An introduction to the methods and tools of the Heritage Knight.
On January 8th we gathered in St. Edmund’s Church, Church Lane, Stoulton, just off the B2484 Worcester to Pershore Road for a first taste of the methodology used in all Stories from the Stones projects, including the Pershore Big Heritage Quest. We took the opportunity to take a look at this old building which dates from the 12th century.
The stones of an old church will often start to tell the story of a community. Have a look at the photos.
The stones come from St. Edmund's Church, Stoulton.
What do you make of them?
What are they saying to you?
These walls are telling me they are old, very old.
Because of the shape of the arches, they are Romanesque and were built in Norman times. In fact the whole building screams out to me that it is Norman. Checking the guide books, and those who know more than me this church is one of the oldest in Worcestershire and was built around 1120.
It also raises a question or two
Where have I seen blind arches like these?
Why is this such a big church building?
There are things to be discovered.
Heritage Knights make good use of all that can be seen in and around church buildings. They offer 'Detectives Fun Days' for school and other groups to help detectives practise the tools of the heritage detective and develop valuable new skills along the way.
A WALK UP THE VILLAGE STREET
It was a damp and murky afternoon so the next activity was not prolonged but everyone was asked to ‘wonder’ about the historic story of Stoulton as they wandered up the lane to the Village Hall. They were asked to use the houses, house and street names as clues.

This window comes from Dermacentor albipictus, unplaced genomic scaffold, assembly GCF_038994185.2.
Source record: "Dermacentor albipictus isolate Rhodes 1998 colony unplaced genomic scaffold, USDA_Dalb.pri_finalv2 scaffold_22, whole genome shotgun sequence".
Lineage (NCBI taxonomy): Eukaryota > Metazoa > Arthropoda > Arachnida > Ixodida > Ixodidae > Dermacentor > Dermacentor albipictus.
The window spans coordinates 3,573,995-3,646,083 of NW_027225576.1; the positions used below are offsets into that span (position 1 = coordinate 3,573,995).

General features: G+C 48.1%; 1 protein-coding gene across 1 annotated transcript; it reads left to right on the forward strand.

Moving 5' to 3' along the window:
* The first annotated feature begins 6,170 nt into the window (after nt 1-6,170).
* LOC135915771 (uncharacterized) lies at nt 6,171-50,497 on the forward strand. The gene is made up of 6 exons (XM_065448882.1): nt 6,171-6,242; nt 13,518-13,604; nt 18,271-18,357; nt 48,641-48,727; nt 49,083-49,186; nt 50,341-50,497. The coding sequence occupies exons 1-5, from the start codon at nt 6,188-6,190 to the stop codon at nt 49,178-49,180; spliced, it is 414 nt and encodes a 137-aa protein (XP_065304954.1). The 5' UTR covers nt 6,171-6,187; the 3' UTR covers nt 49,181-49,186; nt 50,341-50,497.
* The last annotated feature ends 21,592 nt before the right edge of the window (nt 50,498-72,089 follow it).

There is nothing like a damp, murky afternoon to get the imagination juices flowing! This modern picture conveys something of what it might have been like in the past!
Below are some images of Stoulton taken in the half light of a January afternoon, what do they say to you?
Everyone was given an old photo and asked to locate it today.
The next task was to compare and contrast the old and the new.
What is different?
What is the same?
What has happeneed here?
Then and Now
Heritage Knights use old photos in this way to help young detectives learn to look and find similarities and differences, in this way they put over the message that things are constantly changing - the same, but different! Click to find out more about children's View Finder cards. All detectives tools can be downloaded from this site.
Back in the warm of Stoulton Village Hall, until the 1930s the Village School, we discussed the use of old photographs as ways in to the history side of the quest. Over a cup of tea we considered how and why we ask children to make wonder cards of things that interest them while out on a quest trail. We imagined that we had made wonder cards out of photos we could have taken during our walk from the church and we put them on the Knights timeline and constructed an outline of the Stoulton story. Of course it raised many questions.
Village church Timber framed New Village New Manor
Built houses fronts School houses Farm
& Village School redeveloped
maintained Opens Closes
Fields surround the settlement-
1120 1590 - 16501700s 1800 1900 1960 1980 2000
Of course not to scale!
The land is still farmed but very few people work on the land!